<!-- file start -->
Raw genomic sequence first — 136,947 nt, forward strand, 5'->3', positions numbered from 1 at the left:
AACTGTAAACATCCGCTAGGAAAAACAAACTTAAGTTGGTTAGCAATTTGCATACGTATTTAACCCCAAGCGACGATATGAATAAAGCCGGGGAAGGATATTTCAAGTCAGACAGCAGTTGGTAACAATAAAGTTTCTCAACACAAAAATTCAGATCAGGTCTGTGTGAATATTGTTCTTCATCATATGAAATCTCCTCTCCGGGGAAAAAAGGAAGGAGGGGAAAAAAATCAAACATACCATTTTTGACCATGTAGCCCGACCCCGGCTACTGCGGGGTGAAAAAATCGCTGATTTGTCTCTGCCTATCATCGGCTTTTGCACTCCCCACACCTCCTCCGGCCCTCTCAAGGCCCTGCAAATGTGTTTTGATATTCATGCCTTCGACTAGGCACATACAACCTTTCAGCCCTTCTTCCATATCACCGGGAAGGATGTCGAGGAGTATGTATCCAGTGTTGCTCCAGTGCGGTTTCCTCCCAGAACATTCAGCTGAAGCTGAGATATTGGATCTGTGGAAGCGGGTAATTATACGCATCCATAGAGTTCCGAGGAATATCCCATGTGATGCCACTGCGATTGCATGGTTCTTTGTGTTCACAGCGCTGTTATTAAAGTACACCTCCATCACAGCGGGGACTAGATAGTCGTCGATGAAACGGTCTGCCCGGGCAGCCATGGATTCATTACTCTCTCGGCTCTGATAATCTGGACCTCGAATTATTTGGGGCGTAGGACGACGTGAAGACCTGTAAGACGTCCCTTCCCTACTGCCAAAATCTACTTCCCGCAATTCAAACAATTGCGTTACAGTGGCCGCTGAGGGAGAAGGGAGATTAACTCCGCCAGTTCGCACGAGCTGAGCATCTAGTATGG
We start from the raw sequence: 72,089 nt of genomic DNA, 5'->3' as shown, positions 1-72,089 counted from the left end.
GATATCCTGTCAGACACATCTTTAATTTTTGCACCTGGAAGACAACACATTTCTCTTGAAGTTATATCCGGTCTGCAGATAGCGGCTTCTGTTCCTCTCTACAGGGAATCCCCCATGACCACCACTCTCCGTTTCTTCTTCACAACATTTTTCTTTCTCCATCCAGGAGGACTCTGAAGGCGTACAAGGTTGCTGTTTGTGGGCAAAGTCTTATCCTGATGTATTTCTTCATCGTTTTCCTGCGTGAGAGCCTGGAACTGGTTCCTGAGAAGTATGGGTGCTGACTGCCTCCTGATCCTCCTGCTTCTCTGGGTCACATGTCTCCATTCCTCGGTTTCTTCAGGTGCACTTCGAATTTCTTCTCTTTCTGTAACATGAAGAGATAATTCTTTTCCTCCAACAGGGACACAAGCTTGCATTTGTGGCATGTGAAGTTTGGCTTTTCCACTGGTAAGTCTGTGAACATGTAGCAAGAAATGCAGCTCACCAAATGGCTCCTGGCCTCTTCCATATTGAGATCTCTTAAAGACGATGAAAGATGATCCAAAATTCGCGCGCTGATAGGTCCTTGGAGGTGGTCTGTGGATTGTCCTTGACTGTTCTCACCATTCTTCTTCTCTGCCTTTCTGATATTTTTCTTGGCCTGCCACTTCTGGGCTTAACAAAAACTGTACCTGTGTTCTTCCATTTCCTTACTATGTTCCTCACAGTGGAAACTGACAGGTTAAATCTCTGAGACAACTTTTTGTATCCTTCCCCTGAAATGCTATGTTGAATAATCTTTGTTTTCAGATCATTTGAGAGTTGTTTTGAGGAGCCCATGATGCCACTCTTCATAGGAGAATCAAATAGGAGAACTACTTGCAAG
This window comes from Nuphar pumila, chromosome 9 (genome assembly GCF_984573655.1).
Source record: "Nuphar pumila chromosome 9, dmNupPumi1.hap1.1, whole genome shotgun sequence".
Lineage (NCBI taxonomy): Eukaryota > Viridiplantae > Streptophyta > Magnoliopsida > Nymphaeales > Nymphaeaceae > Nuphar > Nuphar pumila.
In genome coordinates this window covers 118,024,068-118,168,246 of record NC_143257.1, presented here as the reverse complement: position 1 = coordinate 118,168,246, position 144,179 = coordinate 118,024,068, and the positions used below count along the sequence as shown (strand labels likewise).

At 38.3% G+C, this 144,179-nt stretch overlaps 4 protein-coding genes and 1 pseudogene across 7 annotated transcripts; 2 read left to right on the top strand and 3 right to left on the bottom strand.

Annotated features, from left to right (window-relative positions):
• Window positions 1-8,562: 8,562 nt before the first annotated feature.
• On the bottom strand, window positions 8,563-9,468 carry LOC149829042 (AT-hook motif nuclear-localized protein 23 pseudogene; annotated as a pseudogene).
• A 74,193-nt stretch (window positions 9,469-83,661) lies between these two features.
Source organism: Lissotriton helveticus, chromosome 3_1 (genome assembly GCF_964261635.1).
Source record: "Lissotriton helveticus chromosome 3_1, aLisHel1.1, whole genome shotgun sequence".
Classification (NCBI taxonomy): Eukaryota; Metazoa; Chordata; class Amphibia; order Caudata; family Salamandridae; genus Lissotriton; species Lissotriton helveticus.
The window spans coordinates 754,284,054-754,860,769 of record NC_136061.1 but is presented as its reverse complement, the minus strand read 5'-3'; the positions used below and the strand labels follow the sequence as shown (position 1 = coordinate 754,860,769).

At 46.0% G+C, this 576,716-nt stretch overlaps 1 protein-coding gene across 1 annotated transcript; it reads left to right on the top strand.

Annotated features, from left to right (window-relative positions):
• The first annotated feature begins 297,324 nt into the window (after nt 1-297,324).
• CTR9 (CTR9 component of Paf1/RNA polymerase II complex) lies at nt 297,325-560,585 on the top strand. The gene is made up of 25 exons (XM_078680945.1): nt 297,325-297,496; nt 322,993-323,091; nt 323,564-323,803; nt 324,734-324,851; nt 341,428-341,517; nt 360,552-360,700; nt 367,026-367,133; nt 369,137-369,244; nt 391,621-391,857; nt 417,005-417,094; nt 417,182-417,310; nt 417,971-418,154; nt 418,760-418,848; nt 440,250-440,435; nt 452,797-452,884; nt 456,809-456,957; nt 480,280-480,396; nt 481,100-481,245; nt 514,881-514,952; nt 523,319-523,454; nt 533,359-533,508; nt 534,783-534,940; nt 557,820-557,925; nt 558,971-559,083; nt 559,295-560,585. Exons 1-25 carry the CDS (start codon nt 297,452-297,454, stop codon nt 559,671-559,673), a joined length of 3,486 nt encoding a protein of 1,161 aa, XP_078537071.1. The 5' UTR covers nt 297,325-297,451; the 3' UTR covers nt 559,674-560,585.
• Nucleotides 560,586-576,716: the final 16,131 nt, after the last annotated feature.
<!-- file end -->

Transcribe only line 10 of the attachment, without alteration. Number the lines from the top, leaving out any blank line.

Annotated features, from left to right (window-relative positions):